Thiamine deficiency remains a pressing public health issue. Infantile beriberi, a disease caused by thiamine deficiency, presents during the exclusive breastfeeding period and without treatment commonly results in death within hours of clinical presentation. There is also growing evidence suggesting sub-clinical thiamine deficiency may have a measurable, lasting impact on cognitive development and psychomotor functions. However, addressing the spectrum of thiamine deficiency disorders (TDD) is impeded by several gaps in knowledge. This initiative seeks to address the key gaps in our knowledge of TDD and to develop a model for control of TDD in the most affected countries.
The Academy is now engaged in a research project to reduce the global burden of thiamine deficiency. With funding from the Bill & Melinda Gates Foundation, this project includes a number of research partners around the world and fill several research gaps.
Key Knowledge Gaps
1. Limitations in assessing status.
2. Lack of knowledge about prevalence, particularly in sub-Saharan Africa
3. Lack of strategy to address deficiencies, particularly during lactation
4. No standard approach to surveillance and prevention
5. No standard case definition
Scientific Advisory Group
The New York Academy of Sciences
Nutrition/Global Development, Bill & Melinda Gates Foundation
South Australian Health and Medical Institute, SAHMRI
MSF Spain Dakar Unit-Senegal
National Institute of Public Health Lao PDR
Institut de Recherche pour le Développment (IRD)
Thiamine content of foods in key countries
Thiamine availability based on food balance sheets (2011)
Analysis of thiamine biomarkers
Large-scale survey on thiamine status
Food fortification with thiamine
For healthcare professionals: “Thiamine deficiency disorders: identification and treatment”
For healthcare professionals: “Infantile beriberi: clinical symptoms and case studies”
For healthcare professionals: “A guide to increase thiamine intake and prevent thiamine deficiency”.
For pregnant women and lactating mothers: “The importance of thiamine during pregnancy, breastfeeding and infancy”
Key scientific publications
Whitfield, K.C., Bourassa, M.W., Adamolekun, B., et al. (2018). Thiamine deficiency disorders: diagnosis, prevalence, and a roadmap for global control programs. Annals of the New York Academy of Sciences, 1430(1), 3-43.
Hiffler, L., Adamolekun, B., Fischer, P.R., Fattal-Vavleski, A. (2017). Thiamine content of F‐75 therapeutic milk for complicated severe acute malnutrition: time for a change? Annals of the New York Academy of Sciences, 1404(1), 20-26.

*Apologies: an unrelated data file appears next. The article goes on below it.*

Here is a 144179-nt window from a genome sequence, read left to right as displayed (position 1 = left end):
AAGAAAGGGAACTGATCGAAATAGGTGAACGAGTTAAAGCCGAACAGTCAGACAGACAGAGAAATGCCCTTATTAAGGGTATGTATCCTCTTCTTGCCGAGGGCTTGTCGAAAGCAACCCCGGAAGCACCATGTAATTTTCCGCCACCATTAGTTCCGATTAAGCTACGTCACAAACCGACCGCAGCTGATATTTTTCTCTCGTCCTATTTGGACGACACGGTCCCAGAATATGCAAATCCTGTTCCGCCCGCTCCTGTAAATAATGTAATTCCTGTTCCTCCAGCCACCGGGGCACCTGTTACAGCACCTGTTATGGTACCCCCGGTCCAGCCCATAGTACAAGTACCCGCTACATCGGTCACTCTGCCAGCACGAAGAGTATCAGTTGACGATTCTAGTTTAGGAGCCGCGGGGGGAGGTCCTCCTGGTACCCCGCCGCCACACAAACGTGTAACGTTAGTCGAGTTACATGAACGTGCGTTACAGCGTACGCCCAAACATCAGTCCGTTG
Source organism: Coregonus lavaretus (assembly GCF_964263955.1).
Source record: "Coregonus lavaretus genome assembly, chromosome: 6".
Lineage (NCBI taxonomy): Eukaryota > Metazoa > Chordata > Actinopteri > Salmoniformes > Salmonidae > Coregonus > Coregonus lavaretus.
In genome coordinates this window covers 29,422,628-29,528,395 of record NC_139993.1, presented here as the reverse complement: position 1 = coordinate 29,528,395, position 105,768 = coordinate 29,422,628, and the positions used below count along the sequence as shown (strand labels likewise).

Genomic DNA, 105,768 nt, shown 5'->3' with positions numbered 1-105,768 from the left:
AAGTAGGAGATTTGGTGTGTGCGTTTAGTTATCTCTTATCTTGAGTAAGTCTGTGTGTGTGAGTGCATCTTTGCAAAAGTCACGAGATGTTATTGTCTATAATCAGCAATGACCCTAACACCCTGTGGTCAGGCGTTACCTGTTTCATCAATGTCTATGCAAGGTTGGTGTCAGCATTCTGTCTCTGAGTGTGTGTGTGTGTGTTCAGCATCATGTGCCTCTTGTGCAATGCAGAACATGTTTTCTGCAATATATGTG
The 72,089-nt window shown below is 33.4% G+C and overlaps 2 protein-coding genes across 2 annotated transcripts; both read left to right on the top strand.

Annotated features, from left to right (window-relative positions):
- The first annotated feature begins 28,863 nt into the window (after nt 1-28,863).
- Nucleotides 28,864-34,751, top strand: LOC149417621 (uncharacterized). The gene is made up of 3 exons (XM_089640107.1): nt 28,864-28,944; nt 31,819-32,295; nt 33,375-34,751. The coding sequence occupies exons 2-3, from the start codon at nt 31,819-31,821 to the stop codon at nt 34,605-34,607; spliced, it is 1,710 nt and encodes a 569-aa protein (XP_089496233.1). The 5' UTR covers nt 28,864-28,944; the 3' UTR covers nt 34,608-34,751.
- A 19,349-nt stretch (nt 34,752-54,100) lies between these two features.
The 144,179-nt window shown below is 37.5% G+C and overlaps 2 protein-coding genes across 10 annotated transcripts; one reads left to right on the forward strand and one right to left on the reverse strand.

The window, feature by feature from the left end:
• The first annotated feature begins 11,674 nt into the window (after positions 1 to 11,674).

Adamolekun, B., Hiffler, L. (2017). A diagnosis and treatment gap for thiamine deficiency disorders in sub-Saharan Africa? Annals of the New York Academy of Sciences, 1408(1), 15-19.
Whitfield, K.C., Karakochuk, C.D., Kroeun, H., et al. (2017). Household consumption of thiamin-fortified fish sauce increases erythrocyte thiamin concentrations among rural Cambodian women and their children younger than 5 years of age: a randomized controlled efficacy trial. The Journal of Pediatrics, 181, 242-247.
Johnson, C. R., Fischer, P. R., Thacher, T. D., et al. (2019). Thiamin deficiency in low- and middle-income countries: Disorders, prevalences, previous interventions and current recommendations. Nutrition and Health.
In 2017, the Academy convened an expert panel to estimate the global burden of thiamine deficiency and related disease risks and to review possible intervention strategies to reduce the associated burden of disease. The panel concluded that there is a surprising lack of information on this condition, despite its likely importance as a cause of infant mortality in South Asia and possibly in other LMIC, and its known effects on child development. Following the panel’s recommendations, this initiative aimed to address the key knowledge gaps that were identified through the following projects.
Determine the appropriate level of thiamine supplementation during lactation to provide adequate thiamine status for mothers and their infants. A dose response trial of lactating women in Cambodia measured thiamine content in breast milk, as well as in the blood of mother and infants.
- Gallant et al (2021) Low-dose thiamine supplementation of lactating Cambodian mothers improves human milk thiamine concentrations: a randomized controlled trial. The American Journal of Clinical Nutrition. 114 (1): 90–100.
There is evidence that even asymptomatic thiamine deficiency can cause long-lasting cognitive deficits. The infants enrolled in the supplementation trial underwent neurological testing to look for cognitive differences between supplementation and placebo groups.
- Measelle et al (2021) Thiamine supplementation holds neurocognitive benefits for breastfed infants during the first year of life. Ann. N.Y. Acad. Sci., 1498: 116-132.
Salt has been identified a good vehicle for thiamine fortification in South-East Asia. This project measured salt consumption in Cambodia to inform the level of thiamine required to adequately fortify salt.
- Chan et al (2021) Assessment of salt intake to consider salt as a fortification vehicle for thiamine in Cambodia. Ann. N.Y. Acad. Sci., 1498: 85-95.